I spent last weekend up in Cambridge, taking a look at the fourth years’ new houses and generally catching up with everyone. It was my first trip back to Cambridge since I graduated, but this visit was really more about the people than the university or the town. Indeed the location was completely unfamiliar with their houses being far off north of the town proper, once it becomes residential and real people start to exist. Fortunately the Citi7 bus travels all the way from the station to such uncharted reasons so it wasn’t too difficult to navigate.
The housewarming was in a house predominantly inhabited by the ex-K lot from last year, most of whom had also been down for my birthday in August. The house was pretty packed with Angie keeping food flowing, Rav and Sparkie rewiring the house, and Adam (whose not-very-surprised birthday party was also being celebrated) showing off his Guitar Heroics while laughing maniacally at everyone else’s attempts. Everything as normal, really.
The following morning I was up early, gorging myself on a breakfast of bacon sandwiches following by a lunch of freshly cooked mini-doughnuts — with such hospitality I’ll certainly be back soon! After helping with a little tidying I headed over the medics’ fancy new abode. TomTom and I charged through several levels of Halo 3 (getting dirty looks from Cat) before being more sociable on the arrival of Lyds’ guests. I headed home in the early evening which was fortunate given the inevitable rail works. I would have liked to spend longer, but I’m sure there will be plenty more trips to come. I also expect everyone down in London to see the flat before long, though possibly not at the same time what with it not being a house. As for the photos, larger versions may appear here soon but I’m still getting used to the 400D and its ridiculous ISO settings (up to 1600 which is great for low light blog photos but obviously very grainy at full size).
I have also received a some of Philips’ great new amBX gaming gear (apparently worth just over £200) which conceptually is a fantastic extension of the ambilight which first featured in their TVs. I would absolutely love to write you a review except that there are no 64-bit Vista-compatible drivers yet. This is disappointing given that supposed cutting edge technology like this is most likely to be adopted by people running the latest OS. They promise new drivers are on the way, so stay tuned…
I am aware that, when I posted a link to the Philips Aurea mini-site before, it was down for maintenance. It’s now up again so you can all bask in its truly beautiful glow. Only unveiled recently, I had chance to see one in person at John Lewis recently and it really is stunning. When it’s on, at least. Unfortunately for the light effects to filter through the front of the panel (rather than side/rear projection with their earlier Ambilight screens) it has to be white. So when it’s switched off you have a gigantic glossy white monstrosity sat in your living room. If your life is Apple-styled then it’s probably not an issue, but if you have taste then it may be difficult to fit comfortably into your living room.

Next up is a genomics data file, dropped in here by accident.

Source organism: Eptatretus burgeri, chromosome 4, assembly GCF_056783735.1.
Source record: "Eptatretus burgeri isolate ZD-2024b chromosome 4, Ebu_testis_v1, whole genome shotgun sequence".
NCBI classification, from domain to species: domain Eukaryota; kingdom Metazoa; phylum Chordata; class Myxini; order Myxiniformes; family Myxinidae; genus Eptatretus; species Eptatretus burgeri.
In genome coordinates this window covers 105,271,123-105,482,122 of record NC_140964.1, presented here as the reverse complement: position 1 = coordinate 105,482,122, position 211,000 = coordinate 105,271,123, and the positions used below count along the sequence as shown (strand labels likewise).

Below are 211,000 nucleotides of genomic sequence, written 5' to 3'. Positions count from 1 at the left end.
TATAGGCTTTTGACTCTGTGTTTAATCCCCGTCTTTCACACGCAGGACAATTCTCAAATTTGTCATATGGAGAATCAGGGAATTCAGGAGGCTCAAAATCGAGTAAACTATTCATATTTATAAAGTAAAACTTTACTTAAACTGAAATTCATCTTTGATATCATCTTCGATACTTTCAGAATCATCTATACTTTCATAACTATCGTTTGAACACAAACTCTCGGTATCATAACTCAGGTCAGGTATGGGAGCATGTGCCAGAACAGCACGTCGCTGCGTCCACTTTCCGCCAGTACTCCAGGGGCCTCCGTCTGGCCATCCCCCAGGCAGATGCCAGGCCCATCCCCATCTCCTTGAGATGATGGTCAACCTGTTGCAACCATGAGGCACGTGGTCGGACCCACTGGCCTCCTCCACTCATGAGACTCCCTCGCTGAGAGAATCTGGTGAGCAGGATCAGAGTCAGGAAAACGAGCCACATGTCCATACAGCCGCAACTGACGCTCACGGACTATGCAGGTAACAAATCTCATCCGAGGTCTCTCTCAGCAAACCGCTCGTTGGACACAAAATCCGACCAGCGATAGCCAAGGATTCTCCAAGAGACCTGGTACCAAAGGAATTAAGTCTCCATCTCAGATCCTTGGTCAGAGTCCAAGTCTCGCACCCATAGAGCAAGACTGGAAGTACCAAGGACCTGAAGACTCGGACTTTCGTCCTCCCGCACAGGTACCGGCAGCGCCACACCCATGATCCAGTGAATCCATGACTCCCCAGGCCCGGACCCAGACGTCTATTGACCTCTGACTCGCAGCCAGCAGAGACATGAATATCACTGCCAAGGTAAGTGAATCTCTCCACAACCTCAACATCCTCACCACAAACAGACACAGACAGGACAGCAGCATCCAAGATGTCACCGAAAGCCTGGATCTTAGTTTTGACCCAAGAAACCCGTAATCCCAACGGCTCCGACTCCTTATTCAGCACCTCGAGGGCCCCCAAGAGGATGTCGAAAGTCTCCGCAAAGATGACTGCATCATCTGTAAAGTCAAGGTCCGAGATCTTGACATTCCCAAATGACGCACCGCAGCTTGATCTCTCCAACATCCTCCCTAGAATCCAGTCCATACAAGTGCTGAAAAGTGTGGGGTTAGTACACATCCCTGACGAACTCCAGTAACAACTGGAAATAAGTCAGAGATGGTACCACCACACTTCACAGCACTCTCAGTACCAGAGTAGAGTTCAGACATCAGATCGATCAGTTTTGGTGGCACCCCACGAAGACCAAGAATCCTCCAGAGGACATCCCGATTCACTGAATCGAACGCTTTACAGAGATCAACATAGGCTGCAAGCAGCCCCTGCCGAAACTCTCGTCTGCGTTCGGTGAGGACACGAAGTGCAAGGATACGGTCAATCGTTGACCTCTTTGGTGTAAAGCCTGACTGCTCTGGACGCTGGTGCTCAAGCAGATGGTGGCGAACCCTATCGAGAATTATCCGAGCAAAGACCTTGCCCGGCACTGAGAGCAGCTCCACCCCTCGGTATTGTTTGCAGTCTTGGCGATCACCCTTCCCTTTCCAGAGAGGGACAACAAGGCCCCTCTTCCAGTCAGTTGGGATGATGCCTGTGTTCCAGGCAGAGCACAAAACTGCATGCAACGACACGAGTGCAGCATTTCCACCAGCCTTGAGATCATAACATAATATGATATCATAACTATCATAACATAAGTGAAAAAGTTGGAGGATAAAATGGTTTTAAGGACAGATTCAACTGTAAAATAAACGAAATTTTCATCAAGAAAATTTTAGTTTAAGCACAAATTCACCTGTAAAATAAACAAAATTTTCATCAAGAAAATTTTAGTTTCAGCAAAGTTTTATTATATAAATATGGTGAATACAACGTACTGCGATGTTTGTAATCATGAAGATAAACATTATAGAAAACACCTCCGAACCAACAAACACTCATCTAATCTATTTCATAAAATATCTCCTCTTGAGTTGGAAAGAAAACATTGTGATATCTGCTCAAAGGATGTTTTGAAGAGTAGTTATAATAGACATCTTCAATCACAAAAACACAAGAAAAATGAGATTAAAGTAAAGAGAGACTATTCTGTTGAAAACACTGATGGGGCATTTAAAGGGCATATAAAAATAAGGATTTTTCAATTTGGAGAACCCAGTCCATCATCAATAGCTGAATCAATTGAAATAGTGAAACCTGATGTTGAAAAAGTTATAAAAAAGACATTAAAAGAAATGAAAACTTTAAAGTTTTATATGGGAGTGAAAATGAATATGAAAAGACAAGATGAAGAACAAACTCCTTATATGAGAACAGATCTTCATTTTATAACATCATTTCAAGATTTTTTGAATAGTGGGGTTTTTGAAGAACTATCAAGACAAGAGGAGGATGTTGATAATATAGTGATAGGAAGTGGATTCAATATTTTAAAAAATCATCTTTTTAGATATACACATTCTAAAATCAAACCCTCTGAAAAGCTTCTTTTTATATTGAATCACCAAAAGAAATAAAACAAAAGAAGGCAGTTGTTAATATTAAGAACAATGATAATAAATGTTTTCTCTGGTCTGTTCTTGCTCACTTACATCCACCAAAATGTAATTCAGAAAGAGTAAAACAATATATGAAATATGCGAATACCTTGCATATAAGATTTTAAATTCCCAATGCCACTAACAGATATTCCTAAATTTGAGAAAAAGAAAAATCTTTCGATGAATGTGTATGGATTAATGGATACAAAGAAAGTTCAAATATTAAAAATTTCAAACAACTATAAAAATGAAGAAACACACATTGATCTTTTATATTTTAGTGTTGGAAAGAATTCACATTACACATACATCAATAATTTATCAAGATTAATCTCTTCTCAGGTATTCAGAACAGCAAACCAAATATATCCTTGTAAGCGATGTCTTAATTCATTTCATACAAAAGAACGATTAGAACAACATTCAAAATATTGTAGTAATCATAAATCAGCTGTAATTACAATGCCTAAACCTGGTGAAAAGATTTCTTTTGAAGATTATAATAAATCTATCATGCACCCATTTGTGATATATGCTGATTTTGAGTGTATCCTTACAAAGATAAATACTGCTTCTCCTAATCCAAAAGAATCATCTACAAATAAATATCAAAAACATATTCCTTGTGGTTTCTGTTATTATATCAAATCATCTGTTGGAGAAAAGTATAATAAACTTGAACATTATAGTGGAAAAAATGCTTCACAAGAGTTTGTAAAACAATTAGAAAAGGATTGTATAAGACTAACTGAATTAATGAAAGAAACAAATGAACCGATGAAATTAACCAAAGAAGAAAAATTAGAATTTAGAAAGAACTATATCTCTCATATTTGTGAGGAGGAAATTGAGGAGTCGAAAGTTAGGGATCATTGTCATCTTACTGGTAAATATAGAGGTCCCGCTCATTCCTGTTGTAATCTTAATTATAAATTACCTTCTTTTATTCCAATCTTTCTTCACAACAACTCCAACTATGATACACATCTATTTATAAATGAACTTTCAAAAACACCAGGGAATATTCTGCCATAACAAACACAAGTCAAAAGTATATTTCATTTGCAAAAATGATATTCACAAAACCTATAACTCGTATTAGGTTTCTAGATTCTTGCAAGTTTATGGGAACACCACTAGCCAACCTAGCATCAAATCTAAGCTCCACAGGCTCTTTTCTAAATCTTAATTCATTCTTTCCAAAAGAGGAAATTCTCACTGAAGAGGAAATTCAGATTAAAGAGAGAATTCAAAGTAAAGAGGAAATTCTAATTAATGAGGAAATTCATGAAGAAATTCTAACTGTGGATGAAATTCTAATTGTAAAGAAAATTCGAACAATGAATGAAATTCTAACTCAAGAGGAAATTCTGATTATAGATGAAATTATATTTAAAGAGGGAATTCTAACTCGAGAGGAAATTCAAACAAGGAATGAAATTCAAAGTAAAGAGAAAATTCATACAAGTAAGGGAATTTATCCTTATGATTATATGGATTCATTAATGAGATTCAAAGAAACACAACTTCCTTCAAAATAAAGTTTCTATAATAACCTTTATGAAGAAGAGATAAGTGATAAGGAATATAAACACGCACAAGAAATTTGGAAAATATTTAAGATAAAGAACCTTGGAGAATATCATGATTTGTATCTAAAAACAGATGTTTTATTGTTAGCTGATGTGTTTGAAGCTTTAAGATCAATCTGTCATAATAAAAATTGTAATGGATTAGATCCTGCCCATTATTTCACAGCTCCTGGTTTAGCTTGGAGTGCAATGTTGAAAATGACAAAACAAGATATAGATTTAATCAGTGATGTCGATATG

Such foibles aside (why would you leave such a gorgeous device off after all?) the link is worth checking out just to see There Is Only One Sun, the stunning film directed by Wong Kar Wei as a demonstration. Make sure to click the link for the entire film (around eight minutes) rather than the shorter version. Part film, part study in light and colour, it’s easily as good as any of the recent Bravia ads minus the gimmick. It’s light on content, of course, but oh so pretty. Apparently these days TV ads for TVs are where it’s at.
The first day of a new month seemed like an appropriate time for a return to active duty. The flat is now really taking shape with just a few major additions left — the rest will be purely cosmetic. The living room is everything I had hoped with the Sony Bravia KDL-40W2000 taking centre stage. I have been stalking that screen from a distance for over a year, and it was with no small sense of accomplishment that I finally switched it on. The delivery man enviously described these screens as looking “like water” and he’s not wrong. This level of stunning television construction is approaching an affordable price at last (although the truly extravagant can still easily drop three grand on the new Philips Aurea — you know a launch is special when it requires Wong Kar Wei direct a short film). The only downside is that while the Xbox plays divinely and upscales DVDs with aplomb, it has proved stubbornly unwilling to communicate with wirelessly connected PC. Trailing a dozen metres of ethernet cabling between rooms is not really a solution so this needs to be investigated further.
You have probably gathered that we now have internet access from the flat, which also makes work decidedly easier since BPP conveniently make most of their resources available externally. Thus I can continue to keep unsociable student hours rather than restricting my work to the hours that librarians keep (the hours they are paid to keep at any rate). It’s no secret that I am a technophile but, while I wouldn’t characterise myself as dependant, I admit I was surprised by just how comfortable I instantly felt once the dual combination or the internet and TV were sorted out. In honesty I barely watched broadcast TV in the past few years, but I still needed my DVD and Xbox fix, particularly with the release of Halo 3. Yes, I have been playing it avidly, but I feel it probably deserves its own post shortly.
Given my absence there are obviously all manner of things I could ramble on about at length but I’d like to keep posts a bit more focused in order to ensure you retain a steady stream rather than the occasional deluge. Rest assured that regular service has now been resumed.